Obtaining sports grace marks to get tougher from next year

Jun 18, 2012, 07:45 IST | Adnan Attarwala

SSC students applying for 25 grace marks to pass will need slew of verifications

From next year onwards, students could face difficulties while sending applications to the Maharashtra State Board of Secondary and Higher Secondary Education (MSBSHSE) requesting 25 grace marks under the sports quota, as the board will make it mandatory for all certificates to be signed by the Directorate of Sports and Youth Services, Pune and “other genuine sport bodies”.

According to board officials, interested students will have to get their certificates signed by their respective school principals, which would prevent other students from submitting bogus certificates merely to avail the 25 grace marks. The state education board last week announced that it would grant 25 grace marks to only those students who have excelled in sports, but have failed in their SSC exams. This will be the last year the state board will grant 25 marks (4.17%) to students under the sport quota.

Quite a number
According to MSBSHSE chairman, Sarjerao Jadhav, on average the board receives around 22,000 applications from students seeking grace marks immediately after the results are announced.

“We receive 2,000 to 3,000 applications from students applying for grace marks everyday. We found lots of mismanagement and have now decided that only those state level awardees shall be eligible for the grace marks, Jadhav said.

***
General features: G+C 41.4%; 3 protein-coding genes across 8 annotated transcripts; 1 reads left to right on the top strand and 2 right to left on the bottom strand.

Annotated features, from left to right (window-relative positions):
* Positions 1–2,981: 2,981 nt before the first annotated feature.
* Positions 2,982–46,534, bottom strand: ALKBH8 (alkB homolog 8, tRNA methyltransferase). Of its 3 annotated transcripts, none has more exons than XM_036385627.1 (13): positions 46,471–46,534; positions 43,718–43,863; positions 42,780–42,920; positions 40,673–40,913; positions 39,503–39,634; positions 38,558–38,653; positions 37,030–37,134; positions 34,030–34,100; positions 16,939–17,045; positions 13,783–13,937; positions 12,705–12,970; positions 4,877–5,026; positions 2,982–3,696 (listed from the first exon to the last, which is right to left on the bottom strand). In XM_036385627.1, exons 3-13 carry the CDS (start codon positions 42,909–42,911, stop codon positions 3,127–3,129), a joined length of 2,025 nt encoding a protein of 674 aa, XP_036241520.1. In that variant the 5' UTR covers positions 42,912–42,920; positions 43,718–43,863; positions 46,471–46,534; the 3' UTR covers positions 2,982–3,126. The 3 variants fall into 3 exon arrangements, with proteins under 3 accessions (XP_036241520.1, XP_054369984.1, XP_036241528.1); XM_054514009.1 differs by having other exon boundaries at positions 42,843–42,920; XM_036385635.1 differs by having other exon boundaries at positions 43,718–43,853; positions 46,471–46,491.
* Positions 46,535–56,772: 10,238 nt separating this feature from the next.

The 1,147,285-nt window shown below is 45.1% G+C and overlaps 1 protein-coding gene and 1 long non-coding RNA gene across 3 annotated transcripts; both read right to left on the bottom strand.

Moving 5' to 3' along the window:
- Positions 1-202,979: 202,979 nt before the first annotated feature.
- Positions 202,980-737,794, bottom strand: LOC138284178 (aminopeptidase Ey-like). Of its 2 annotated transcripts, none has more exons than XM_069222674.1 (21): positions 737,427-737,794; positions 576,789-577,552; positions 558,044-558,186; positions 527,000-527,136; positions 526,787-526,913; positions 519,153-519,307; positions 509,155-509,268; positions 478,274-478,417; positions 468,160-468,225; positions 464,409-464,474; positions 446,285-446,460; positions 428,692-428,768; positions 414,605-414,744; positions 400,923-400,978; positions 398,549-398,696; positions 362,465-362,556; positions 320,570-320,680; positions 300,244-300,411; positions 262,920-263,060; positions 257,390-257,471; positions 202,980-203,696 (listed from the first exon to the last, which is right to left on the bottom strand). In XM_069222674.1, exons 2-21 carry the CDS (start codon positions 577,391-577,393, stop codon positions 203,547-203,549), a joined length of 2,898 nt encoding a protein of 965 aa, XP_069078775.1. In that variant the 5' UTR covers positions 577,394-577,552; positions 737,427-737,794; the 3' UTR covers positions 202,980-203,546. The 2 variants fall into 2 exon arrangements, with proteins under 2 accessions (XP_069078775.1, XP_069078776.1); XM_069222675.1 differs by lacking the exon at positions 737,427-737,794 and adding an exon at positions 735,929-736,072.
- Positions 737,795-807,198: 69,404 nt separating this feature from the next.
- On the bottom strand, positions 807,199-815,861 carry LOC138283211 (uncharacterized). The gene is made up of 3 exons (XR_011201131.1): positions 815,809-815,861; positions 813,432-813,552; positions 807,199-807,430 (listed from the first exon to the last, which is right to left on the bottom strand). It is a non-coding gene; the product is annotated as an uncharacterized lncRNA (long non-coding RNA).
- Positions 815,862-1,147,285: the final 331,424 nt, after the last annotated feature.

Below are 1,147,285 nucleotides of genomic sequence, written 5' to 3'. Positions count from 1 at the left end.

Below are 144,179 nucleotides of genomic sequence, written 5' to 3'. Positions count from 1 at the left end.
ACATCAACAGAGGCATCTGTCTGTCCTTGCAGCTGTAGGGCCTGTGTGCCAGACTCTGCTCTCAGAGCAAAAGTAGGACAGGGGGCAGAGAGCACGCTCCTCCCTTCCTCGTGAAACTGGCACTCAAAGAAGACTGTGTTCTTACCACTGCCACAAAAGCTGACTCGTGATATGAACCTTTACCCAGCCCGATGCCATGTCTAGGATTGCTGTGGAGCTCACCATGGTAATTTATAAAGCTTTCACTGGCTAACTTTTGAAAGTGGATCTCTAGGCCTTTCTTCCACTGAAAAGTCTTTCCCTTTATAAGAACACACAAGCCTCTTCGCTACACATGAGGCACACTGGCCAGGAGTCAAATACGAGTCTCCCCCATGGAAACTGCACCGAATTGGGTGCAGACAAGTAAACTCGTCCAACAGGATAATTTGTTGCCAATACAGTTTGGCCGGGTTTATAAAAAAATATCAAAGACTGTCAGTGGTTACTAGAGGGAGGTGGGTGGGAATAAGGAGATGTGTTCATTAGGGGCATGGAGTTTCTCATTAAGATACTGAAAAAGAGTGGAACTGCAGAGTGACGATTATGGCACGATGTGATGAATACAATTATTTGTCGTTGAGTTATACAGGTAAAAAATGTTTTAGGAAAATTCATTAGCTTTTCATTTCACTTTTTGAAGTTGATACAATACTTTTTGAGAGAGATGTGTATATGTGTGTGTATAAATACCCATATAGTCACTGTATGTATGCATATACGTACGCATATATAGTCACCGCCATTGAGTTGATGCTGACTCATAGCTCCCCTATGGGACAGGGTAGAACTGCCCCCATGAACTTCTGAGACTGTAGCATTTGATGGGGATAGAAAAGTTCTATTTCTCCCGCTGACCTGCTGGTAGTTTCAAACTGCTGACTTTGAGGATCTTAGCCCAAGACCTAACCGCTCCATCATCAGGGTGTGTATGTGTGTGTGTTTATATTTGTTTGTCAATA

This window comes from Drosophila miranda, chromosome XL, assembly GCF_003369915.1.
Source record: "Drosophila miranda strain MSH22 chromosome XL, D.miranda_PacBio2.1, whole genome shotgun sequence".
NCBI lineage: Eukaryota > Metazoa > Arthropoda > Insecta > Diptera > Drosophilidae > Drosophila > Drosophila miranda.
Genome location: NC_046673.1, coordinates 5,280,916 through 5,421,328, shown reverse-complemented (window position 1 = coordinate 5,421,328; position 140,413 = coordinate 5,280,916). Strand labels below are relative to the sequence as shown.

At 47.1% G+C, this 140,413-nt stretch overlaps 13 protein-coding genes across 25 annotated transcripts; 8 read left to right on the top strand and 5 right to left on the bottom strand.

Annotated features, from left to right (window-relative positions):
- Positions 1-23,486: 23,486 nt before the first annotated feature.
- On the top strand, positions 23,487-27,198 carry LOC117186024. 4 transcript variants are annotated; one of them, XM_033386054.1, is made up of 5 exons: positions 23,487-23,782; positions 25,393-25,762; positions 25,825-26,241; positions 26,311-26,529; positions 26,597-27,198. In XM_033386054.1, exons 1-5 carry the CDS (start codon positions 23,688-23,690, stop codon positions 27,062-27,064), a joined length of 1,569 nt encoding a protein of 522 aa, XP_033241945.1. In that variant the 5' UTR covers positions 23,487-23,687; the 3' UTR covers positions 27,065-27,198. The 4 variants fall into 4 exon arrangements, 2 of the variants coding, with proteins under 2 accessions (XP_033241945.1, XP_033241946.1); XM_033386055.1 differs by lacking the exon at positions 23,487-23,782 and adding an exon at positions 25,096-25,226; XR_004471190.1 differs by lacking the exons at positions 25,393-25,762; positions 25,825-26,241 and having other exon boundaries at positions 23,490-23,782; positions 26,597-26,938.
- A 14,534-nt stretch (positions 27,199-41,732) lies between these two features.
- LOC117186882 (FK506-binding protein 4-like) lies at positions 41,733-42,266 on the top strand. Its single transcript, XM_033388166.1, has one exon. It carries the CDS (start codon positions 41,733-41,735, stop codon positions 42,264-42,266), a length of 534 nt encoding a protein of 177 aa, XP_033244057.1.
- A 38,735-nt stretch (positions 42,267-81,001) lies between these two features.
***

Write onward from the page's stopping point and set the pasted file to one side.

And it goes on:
Education activists and students opine that their interest and desire to take up sports as an extracurricular activity will reduce and this might have a negative impact on budding sportspersons.

Educationists have written to the state education department saying that though they have no objection with the government’s move to quash the quota, but they want sports to be given preference as students who are interested in taking up sports as their career will be at a loss.

No objection
“We don’t have any objection to the move, but there are students who submit bogus certificates in order to gain extra marks. What about the students who take up sports, but are unable to perform up to the mark? Sports should be given preference and everything should be balanced,” said Jayant Jain, president of Forum for Fairness in Education.

Though the board has not released the number of students who scored 100 per cent, sources say roughly 1,200 students were eligible for the grace marks under the sports quota in this year’s batch. “Only six to seven per cent of total students participate in sports along with their regular subjects. The government should upgrade its system and make it more centralised. Students should not be discouraged from playing sports at any cost and some benefits should be given to them,” said L Rajputa, principal of M H School. 

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